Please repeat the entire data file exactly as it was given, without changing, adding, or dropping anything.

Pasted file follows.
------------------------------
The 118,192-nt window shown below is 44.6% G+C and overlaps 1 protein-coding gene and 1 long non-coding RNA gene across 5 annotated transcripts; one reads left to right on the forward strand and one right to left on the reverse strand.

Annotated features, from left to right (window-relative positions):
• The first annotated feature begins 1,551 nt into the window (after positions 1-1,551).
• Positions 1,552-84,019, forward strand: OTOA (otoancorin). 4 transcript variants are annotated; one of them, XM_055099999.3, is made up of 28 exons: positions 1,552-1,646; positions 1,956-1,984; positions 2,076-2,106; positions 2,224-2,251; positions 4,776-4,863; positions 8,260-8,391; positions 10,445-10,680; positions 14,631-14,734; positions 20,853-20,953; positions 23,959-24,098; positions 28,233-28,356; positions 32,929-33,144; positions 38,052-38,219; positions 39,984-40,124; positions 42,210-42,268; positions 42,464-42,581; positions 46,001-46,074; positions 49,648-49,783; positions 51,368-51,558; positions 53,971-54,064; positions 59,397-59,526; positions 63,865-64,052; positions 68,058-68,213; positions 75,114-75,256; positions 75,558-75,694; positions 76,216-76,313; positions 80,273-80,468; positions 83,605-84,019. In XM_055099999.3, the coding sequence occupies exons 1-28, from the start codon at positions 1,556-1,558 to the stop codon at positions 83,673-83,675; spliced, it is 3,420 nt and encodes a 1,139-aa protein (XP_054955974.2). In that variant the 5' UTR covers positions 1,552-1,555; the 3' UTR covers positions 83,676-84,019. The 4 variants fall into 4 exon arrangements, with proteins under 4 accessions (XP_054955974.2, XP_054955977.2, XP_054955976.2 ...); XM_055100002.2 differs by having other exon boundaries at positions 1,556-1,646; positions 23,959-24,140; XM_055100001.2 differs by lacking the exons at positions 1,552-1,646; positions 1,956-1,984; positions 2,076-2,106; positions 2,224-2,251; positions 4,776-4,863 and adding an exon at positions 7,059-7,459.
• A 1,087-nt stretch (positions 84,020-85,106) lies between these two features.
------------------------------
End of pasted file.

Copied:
The 118,192-nt window shown below is 44.6% G+C and overlaps 1 protein-coding gene and 1 long non-coding RNA gene across 5 annotated transcripts; one reads left to right on the forward strand and one right to left on the reverse strand.

Annotated features, from left to right (window-relative positions):
• The first annotated feature begins 1,551 nt into the window (after positions 1-1,551).
• Positions 1,552-84,019, forward strand: OTOA (otoancorin). 4 transcript variants are annotated; one of them, XM_055099999.3, is made up of 28 exons: positions 1,552-1,646; positions 1,956-1,984; positions 2,076-2,106; positions 2,224-2,251; positions 4,776-4,863; positions 8,260-8,391; positions 10,445-10,680; positions 14,631-14,734; positions 20,853-20,953; positions 23,959-24,098; positions 28,233-28,356; positions 32,929-33,144; positions 38,052-38,219; positions 39,984-40,124; positions 42,210-42,268; positions 42,464-42,581; positions 46,001-46,074; positions 49,648-49,783; positions 51,368-51,558; positions 53,971-54,064; positions 59,397-59,526; positions 63,865-64,052; positions 68,058-68,213; positions 75,114-75,256; positions 75,558-75,694; positions 76,216-76,313; positions 80,273-80,468; positions 83,605-84,019. In XM_055099999.3, the coding sequence occupies exons 1-28, from the start codon at positions 1,556-1,558 to the stop codon at positions 83,673-83,675; spliced, it is 3,420 nt and encodes a 1,139-aa protein (XP_054955974.2). In that variant the 5' UTR covers positions 1,552-1,555; the 3' UTR covers positions 83,676-84,019. The 4 variants fall into 4 exon arrangements, with proteins under 4 accessions (XP_054955974.2, XP_054955977.2, XP_054955976.2 ...); XM_055100002.2 differs by having other exon boundaries at positions 1,556-1,646; positions 23,959-24,140; XM_055100001.2 differs by lacking the exons at positions 1,552-1,646; positions 1,956-1,984; positions 2,076-2,106; positions 2,224-2,251; positions 4,776-4,863 and adding an exon at positions 7,059-7,459.
• A 1,087-nt stretch (positions 84,020-85,106) lies between these two features.